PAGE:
O.L. "Ollie" Weeks, who took a rented horse, a plow and an acre and became one of California's largest and most reputable rose growers, died May 11 at Good Samaritan Hospital in Los Angeles. He was 90.
His death came after several hospitalizations this year for heart problems, said his wife, Verona.
Weeks founded the business that became Weeks Wholesale Rose Grower in Santa Ana in 1937. With his wife, he ran what grew into a multimillion-dollar enterprise spread over 250 acres in the Kern County town of Wasco, for almost 50 years, until retiring in 1985.
A leading breeder who was partial to red blooms, Weeks created many award-winning roses known for their beauty and robust growth.
A number, including an unusual lavender rose called Paradise, were named All-America Rose Selections, the Oscars of the rose world.
Texas-born Weeks was an unpretentious, plain-spoken man who was happiest wearing work clothes and driving a tractor over his land. "He was a hillbilly ... and he made no apologies for that," said Verona Weeks, who was married to him for 64 years.
Although his elegant creations became known to rose fanciers around the world, he "could have cared less" about the attention, said Harold Young, editor and publisher of the trade publication Pacific Coast Nurseryman, who knew Weeks for more than 40 years.
"He was driven by his love of roses," Young added. "They were his hobby and his livelihood."
Weeks left the little town of Rotan, Texas, when he was 3 months old and settled in California's Imperial Valley with his parents, who raised cotton. By age 12, he was working summers at a nursery, where one of his jobs was packing roses for shipment.
In 1937, he was a production foreman for the citrus processor Treesweet Products Co. in Santa Ana when he started growing roses as a sideline.
He married Verona, a secretary for the Army Corps of Engineers, in 1938. She is his only immediate survivor.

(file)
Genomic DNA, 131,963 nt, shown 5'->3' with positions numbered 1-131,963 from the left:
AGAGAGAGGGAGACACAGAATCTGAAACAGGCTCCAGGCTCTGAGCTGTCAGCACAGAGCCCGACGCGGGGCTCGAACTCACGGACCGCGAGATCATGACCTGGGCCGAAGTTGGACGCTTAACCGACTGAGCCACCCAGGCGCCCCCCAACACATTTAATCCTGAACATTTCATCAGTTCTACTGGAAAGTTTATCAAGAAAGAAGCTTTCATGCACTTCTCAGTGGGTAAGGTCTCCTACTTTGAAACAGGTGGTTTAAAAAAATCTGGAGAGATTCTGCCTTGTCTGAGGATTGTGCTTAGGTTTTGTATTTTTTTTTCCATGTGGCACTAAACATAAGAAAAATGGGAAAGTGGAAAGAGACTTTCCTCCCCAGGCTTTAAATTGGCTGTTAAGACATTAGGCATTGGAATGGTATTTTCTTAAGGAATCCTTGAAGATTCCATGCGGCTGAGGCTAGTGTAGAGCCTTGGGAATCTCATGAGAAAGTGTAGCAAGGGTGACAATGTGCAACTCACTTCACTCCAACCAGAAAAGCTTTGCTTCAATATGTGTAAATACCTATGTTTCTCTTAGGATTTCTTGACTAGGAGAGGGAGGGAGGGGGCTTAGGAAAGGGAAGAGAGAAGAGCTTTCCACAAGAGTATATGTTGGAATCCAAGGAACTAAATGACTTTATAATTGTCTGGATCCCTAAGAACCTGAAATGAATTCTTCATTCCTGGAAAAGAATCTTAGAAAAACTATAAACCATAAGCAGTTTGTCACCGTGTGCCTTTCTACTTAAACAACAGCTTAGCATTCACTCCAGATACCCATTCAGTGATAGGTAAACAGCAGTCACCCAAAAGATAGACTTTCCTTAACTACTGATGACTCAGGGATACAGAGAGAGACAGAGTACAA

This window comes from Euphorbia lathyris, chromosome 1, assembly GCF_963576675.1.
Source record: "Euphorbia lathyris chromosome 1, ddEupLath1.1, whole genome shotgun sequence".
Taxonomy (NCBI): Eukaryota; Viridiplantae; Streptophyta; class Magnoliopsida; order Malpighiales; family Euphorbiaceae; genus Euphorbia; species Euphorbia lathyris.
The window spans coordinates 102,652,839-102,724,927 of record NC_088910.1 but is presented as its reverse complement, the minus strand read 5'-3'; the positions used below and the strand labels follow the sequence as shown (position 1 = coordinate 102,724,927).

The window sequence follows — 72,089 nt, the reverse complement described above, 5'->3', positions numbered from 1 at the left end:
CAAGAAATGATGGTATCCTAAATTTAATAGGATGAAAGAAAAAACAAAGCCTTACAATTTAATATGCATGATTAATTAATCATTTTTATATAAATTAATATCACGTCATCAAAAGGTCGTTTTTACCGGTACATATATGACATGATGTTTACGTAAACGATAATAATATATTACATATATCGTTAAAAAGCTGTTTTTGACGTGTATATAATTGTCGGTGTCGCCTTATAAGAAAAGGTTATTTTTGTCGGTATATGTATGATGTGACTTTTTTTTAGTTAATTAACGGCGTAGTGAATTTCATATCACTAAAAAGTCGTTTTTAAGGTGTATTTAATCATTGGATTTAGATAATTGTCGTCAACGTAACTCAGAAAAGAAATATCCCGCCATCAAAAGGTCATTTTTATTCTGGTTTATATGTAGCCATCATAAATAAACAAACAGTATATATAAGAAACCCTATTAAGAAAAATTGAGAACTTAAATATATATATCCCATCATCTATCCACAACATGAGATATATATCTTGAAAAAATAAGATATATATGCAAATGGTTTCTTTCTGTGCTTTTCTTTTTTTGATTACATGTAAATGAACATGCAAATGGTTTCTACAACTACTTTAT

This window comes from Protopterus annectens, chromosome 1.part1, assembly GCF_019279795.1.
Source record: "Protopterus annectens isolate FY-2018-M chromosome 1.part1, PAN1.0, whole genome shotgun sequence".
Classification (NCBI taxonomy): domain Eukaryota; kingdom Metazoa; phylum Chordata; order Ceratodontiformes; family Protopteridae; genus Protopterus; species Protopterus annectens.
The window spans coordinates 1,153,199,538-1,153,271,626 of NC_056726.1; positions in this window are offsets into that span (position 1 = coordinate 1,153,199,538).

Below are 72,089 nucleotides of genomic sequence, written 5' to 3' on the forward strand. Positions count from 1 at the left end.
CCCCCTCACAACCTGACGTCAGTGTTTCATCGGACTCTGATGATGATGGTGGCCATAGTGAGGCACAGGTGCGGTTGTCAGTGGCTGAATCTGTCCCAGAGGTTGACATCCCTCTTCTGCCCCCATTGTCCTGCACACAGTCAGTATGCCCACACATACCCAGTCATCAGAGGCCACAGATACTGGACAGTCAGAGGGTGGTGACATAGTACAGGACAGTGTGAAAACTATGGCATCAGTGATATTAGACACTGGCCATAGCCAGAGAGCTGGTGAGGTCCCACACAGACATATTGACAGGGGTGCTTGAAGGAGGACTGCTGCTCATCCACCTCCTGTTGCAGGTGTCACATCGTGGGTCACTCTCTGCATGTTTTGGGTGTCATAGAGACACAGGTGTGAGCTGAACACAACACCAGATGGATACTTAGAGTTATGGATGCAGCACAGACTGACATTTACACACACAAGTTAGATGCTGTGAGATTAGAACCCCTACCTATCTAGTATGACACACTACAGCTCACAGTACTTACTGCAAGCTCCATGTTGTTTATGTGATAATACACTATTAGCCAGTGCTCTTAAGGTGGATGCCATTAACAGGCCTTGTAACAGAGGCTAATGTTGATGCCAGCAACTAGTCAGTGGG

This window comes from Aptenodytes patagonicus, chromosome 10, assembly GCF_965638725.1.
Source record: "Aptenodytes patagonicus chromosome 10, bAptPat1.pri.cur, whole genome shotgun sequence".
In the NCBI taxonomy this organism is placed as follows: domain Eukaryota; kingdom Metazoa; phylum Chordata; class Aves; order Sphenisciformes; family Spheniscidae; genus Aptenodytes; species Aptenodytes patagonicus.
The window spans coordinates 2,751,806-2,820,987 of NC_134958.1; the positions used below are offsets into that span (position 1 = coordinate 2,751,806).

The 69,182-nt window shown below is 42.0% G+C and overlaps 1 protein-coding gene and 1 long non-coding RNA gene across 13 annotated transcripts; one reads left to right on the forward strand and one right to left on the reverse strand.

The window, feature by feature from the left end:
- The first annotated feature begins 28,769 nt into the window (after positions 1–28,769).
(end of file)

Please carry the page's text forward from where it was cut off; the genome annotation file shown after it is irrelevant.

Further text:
After World War II ended and the Santa Ana Army Air Base where Verona worked closed, the Weekses decided to pursue roses full time. By 1952, they had joined other rose growers in Chino. When the post-war housing shortage made land too precious there, they moved their growing operation to agriculture-friendly Wasco, near Bakersfield, which was fast becoming the rose-growing capital of the state.
At its peak, Weeks Wholesale Rose Grower harvested and sold more than 2 million plants a year. It had about 300 acres in cultivation in Wasco and Chino, and grew more than 200 varieties.
The company developed a reputation for quality, honesty and personal service that extended to notes to customers handwritten by Verona that often contained poetry.
"They had a very loyal customer base," said Tom Carruth, an award-winning hybridizer who joined the company a few years after the Weekses sold it. "They established an independent rose nursery, which was one of the most successful in the United States, especially for a mom-and-pop organization."
Rose breeding is a tedious affair that can take as long as 10 years of patient tending of thousands of rose seedlings before finding one worth cultivating. Weeks produced more than 40 new roses during his five decades in the business.
For a decade starting in 1954, Weeks collaborated with breeder Herbert C. Swim to produce a number of roses that have endured in today's marketplace. The most famous is Mr. Lincoln, a quintessential red rose, long-stemmed and rich in fragrance, which has been a bestseller since its introduction in the mid-1960s.
Another Swim-Weeks effort resulted in Angel Face, which Carruth described as a breakthrough for its novel lavender color. It was the first of that hue to earn the All-America Rose Selections honor, one of six that the two men would win together.
After his partnership with Swim ended, Weeks continued to breed winning roses on his own. Among his best known are Perfume Delight, a deep pink beauty with a heavenly scent, and Paradise, a lavender rose with a dark plum blush. They were among his All-America Rose Selections winners, which also included standouts named Arizona, Bing Crosby and Sweet Surrender.
Weeks sold his company in 1985 to a group that included former employees of Armstrong Nurseries. It is currently owned by International Garden Products, a family of horticultural companies.
Last year, the Weekses sold the last 28 acres from their rose business and donated the $4.3 million in proceeds to Good Samaritan, where Ollie Weeks had been treated for esophageal cancer in 1996. The hospital will use the donation to expand and upgrade its cancer treatment programs.
Weeks, who once said he found "thundering tranquillity" in working the land, continued to breed roses for a few years after his retirement. He spent much of his time in pursuit of what his wife called "the definitive yellow" rose. Three of his last creations--including a brilliant yellow one called Canary Diamond--will be on the market later this year.